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The Thakral makeover

Thakral Corp CEO Inderbethal Singh Thakral talks about the company's move from consumer electronics into China's beauty market, driven by change.

"Honestly, we have not been the leader in change. We haven't been the first movers. We have been somewhat phased out. But if you don't move now, you will be out completely" - Inderbethal Singh Thakral.

MANY organisations boast about being at the forefront of disruption and innovation, but Thakral Corp chief executive Inderbethal Singh Thakral humbly concedes that his company has rather been driven by change than been in the driving seat.

A look at how the company's operating business has evolved over the decades shows so. Starting out as a textiles trading company in the 1900s, Thakral Group added consumer electronics distribution in the late 1980s - first videocassette recorders (VCRs), then televisions (TVs), and eventually cameras - partly because Mr Bethal's father, then-chairman Kartar Singh Thakral, found the credit period for textiles too long, and partly because he wanted to give his children a more current sector to play in.

The group enjoyed the boom years of consumer electronics in the 1990s - until the 1997 Asian Financial Crisis, which also left aftershocks in China's economy in its wake. China was Thakral's main distribution market. Demand for consumer electronics fell, margins came under pressure and selling prices plunged, leading the group to report huge losses in 1999.

In 2010, the company started to notice a decline in its camera distribution business, as the space once occupied by the middleman shrank and the low-end digital camera segment disappeared into smartphones.

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At that time, the company had a significant 10 per cent market share in China, distributing camera brands such as Canon, Nikon, Samsung and Panasonic.

Mixed signals in the market led the company to delay revamping its business operations for a few more years, thinking that the spark had not altogether gone out. But three years later, Thakral finally put its foot down on the need for a restructuring plan. Mr Bethal says: "2013, we sat down and said: 'Enough. Before this takes us down, let's exit it completely'."

Some brainstorming led to ideas that were executed but turned out to be bad judgment calls. A while later, an opportunity presented itself through industry contacts, and the company entered an unlikely sector. Still focused on China, it was to distribute beauty and wellness products to an increasingly affluent Chinese population that is spending more money on the way they look.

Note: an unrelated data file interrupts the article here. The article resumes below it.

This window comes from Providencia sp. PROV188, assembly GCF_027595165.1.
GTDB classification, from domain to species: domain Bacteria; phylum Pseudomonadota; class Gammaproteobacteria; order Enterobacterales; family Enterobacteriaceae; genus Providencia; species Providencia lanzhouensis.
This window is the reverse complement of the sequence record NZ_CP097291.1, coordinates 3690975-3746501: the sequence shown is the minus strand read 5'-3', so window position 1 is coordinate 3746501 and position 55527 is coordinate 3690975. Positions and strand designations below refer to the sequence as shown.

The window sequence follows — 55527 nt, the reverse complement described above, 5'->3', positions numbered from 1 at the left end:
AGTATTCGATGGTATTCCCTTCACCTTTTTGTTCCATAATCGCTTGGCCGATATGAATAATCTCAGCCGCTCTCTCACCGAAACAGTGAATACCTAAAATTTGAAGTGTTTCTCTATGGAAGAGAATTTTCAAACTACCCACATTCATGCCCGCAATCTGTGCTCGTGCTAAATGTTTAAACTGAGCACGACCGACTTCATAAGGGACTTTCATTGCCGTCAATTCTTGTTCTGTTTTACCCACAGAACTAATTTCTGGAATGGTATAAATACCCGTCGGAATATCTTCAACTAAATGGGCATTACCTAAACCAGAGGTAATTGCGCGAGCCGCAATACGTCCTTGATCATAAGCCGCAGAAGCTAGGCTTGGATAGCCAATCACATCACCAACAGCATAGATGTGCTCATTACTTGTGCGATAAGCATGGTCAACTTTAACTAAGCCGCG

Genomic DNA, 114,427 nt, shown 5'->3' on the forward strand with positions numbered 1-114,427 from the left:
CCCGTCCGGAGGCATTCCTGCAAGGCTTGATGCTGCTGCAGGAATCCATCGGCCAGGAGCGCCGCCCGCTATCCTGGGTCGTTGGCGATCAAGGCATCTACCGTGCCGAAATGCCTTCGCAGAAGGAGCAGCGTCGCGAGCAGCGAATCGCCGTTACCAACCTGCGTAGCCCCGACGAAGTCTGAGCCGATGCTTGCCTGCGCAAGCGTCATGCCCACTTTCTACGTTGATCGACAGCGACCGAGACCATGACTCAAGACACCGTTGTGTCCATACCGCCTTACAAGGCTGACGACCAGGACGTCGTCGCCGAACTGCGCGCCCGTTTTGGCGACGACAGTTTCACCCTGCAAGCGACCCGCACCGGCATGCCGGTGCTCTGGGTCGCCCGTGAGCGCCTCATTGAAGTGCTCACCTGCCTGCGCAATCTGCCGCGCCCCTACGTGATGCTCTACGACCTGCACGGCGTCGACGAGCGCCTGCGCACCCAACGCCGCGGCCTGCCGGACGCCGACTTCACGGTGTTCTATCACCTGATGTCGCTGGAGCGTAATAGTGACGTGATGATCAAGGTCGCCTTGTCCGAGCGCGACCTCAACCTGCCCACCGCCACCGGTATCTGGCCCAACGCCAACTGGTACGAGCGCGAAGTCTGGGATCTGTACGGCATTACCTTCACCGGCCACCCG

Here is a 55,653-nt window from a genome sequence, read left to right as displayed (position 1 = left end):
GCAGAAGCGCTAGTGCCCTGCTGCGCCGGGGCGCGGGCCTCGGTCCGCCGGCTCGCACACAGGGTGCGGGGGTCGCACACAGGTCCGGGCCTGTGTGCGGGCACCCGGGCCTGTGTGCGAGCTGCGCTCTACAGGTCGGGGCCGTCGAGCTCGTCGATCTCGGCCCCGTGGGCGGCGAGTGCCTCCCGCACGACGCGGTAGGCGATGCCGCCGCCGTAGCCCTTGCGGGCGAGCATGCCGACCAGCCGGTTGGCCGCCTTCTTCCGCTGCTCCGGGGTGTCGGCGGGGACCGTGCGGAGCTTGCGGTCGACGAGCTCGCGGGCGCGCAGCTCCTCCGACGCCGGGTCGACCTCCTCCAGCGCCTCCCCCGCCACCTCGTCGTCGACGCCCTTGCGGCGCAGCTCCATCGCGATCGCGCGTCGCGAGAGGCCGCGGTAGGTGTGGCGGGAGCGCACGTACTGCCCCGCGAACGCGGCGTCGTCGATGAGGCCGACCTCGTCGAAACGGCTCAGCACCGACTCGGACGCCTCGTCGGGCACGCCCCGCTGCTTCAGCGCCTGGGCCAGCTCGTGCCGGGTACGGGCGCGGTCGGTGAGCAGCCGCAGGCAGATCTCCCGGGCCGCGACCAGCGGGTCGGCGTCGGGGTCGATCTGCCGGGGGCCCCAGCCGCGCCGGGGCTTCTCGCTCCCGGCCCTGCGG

Jovial and chatty, Mr Bethal turns a bit awkward when he talks about the beauty products that his company distributes. While attempting to describe the Color Me Applicator, an automatic vibrating applicator for foundations and powders, he finds himself quite at a loss for words, saying sheepishly that it "helps you lay your foundation to put your make-up on or whatever" before chuckling.

Thankfully, it takes more business acumen than vanity to operate in the beauty and wellness sector. After studying the market, Mr Bethal and his team felt that the beauty distributor space in China was not too crowded yet, as there were many small players that had regional capabilities, but not so much national.

Meanwhile, retailers were springing up by the thousands across the country and beauty brands that were trying to increase their reach themselves were finding their efforts limited without the help of an external distributor.

There were other positive indicators. The gross margins of distributing beauty and wellness products domestically were high at 30-40 per cent. After deducting marketing costs and other expenses associated with training frontline beauty assistants, margins still range between 10-15 per cent - far more attractive than the 2-3 per cent that consumer electronics distribution could garner.

Also, unlike in the electronics sector where product prices decline incrementally as new models are launched, prices of beauty products do not fluctuate over time except during seasonal promotions. There was a definite opportunity for Thakral, but Mr Bethal also needed to switch things up at the company.

"We told ourselves we can replicate what we did before in the camera business and adapt, make the changes and transform ourselves to do it."

First things first: the sales team had to adapt from selling electronics to peddling beauty products - a huge change. Those who could not make the switch or were not keen to, left. Those who stayed on without making any attempt to adjust also had to be let go. Thakral Corp refreshed its team by hiring senior managers from the beauty industry, and also got on board a French consultant to teach the management team to change the way it thinks.

Early results

Four years on, Thakral's Chinese distributorship of lifestyle and wellness products has started to break even, and even eked out a small profit of S$0.3 million for the six months ended June 30, reversing a S$2.1 million loss in the corresponding period a year ago. Overall net profit rose to S$2.7 million, from a mere S$193,000 in the previous year.

Revenue, however, halved to S$71.4 million, compared to S$134.4 million a year ago. Mr Bethal says this was because of the lifestyle division's continuing shift to higher margin products, as the group deploys capital to where it can make more money, and lets go of business lines that distract its team.

Thakral's gross profit margin for the first half of 2017 rose to 27.9 per cent, compared to 13.3 per cent a year ago. The group also announced an interim dividend of two Singapore cents per share.